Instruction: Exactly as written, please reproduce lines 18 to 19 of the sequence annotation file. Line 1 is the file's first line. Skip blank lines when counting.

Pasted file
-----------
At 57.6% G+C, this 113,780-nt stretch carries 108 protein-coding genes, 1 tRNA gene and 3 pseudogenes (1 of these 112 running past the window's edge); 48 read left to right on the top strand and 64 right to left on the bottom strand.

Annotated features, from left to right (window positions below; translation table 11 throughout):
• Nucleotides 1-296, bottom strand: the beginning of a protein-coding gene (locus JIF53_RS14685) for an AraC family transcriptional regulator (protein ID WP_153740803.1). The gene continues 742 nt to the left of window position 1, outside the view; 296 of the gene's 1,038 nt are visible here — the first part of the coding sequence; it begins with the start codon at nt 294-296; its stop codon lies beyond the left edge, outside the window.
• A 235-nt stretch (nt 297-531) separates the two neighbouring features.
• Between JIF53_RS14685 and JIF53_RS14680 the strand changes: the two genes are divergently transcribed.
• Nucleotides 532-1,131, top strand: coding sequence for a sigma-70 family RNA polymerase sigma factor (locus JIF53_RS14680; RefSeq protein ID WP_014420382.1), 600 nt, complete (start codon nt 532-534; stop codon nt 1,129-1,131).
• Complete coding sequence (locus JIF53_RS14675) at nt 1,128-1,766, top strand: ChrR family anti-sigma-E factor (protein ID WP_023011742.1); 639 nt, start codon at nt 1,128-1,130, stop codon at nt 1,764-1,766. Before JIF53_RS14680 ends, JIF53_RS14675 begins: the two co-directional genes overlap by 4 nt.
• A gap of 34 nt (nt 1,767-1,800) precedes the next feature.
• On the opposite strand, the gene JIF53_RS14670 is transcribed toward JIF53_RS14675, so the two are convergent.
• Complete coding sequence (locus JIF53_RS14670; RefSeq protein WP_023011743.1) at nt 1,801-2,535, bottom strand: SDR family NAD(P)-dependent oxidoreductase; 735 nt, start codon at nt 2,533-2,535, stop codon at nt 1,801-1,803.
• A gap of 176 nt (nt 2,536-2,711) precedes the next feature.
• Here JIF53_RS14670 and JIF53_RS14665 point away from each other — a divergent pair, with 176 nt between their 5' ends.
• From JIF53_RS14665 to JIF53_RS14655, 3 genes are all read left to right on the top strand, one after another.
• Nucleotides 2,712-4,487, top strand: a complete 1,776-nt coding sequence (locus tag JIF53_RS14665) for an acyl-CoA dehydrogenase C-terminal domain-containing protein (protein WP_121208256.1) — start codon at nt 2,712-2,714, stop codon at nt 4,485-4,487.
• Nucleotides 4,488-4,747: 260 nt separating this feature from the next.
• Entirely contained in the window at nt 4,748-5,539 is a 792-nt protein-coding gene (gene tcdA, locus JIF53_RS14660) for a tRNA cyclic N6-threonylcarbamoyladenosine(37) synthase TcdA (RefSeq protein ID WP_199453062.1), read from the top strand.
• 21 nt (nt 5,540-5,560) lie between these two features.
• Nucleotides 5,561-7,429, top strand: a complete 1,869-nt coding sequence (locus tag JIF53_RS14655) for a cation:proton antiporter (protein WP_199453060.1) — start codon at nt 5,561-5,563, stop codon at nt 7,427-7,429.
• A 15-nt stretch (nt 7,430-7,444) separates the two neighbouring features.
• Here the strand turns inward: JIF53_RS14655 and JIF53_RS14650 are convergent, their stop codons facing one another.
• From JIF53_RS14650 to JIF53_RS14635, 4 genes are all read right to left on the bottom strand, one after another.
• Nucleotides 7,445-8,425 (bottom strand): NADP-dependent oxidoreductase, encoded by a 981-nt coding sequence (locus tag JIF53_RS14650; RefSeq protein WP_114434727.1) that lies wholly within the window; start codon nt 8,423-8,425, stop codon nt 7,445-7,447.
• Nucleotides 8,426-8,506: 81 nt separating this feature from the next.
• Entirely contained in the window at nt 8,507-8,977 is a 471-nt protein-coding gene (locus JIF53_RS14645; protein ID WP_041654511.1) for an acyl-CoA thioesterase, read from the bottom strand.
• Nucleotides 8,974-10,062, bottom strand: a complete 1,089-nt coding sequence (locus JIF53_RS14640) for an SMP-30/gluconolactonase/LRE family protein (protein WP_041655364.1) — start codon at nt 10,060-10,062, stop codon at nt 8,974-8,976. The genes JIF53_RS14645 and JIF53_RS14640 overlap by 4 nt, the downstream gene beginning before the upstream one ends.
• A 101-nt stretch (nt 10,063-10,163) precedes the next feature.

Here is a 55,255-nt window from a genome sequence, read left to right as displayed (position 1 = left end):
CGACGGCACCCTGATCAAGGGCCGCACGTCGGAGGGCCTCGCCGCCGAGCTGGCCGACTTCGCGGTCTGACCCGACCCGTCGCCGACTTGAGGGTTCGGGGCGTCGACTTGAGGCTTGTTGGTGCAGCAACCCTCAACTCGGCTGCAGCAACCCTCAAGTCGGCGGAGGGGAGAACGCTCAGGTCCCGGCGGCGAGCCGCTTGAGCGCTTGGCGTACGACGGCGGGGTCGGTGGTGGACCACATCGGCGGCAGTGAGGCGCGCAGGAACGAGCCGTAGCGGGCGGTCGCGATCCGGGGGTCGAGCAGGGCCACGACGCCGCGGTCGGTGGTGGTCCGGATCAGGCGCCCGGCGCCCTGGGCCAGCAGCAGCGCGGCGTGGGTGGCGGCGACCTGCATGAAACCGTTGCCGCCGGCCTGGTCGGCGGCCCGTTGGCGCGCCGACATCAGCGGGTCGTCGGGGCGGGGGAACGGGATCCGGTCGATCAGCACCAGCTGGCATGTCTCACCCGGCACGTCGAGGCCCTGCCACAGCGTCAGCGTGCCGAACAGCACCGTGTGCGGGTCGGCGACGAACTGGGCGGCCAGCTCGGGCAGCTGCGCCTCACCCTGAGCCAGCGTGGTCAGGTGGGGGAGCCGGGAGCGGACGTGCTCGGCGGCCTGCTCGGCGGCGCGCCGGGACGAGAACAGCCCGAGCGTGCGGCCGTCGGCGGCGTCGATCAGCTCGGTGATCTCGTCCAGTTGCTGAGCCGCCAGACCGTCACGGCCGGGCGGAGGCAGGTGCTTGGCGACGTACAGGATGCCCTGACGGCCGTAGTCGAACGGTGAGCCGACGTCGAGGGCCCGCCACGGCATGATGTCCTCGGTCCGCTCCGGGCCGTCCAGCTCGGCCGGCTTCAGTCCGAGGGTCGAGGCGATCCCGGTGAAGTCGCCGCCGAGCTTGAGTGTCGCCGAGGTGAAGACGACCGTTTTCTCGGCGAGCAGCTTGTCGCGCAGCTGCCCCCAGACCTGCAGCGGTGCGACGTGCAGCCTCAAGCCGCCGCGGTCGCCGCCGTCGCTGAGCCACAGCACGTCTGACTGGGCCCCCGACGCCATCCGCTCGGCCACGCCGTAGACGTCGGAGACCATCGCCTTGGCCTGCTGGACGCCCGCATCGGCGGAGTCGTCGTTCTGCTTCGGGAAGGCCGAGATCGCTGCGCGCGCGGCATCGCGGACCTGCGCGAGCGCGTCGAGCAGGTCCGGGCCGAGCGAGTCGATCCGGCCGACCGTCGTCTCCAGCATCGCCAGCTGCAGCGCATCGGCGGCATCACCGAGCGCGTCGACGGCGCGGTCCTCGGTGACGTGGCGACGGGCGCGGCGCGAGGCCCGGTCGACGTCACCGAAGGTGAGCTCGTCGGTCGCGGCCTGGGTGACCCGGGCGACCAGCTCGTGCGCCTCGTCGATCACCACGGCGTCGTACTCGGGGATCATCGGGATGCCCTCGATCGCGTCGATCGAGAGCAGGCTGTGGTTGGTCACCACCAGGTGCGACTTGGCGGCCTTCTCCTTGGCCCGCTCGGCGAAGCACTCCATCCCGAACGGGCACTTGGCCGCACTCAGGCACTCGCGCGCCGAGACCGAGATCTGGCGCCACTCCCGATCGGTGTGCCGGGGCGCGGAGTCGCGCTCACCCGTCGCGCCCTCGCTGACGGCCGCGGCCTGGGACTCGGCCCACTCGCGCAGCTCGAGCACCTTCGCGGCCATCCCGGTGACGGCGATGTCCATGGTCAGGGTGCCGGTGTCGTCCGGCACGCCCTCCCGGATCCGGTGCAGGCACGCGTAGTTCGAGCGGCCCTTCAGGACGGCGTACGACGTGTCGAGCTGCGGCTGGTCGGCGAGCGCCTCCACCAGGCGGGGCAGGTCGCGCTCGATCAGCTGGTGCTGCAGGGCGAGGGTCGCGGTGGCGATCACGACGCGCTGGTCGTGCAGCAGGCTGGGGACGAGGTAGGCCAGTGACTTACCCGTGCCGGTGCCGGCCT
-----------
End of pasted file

• Nucleotides 5,561-7,429, top strand: a complete 1,869-nt coding sequence (locus tag JIF53_RS14655) for a cation:proton antiporter (protein WP_199453060.1) — start codon at nt 5,561-5,563, stop codon at nt 7,427-7,429.
• A 15-nt stretch (nt 7,430-7,444) separates the two neighbouring features.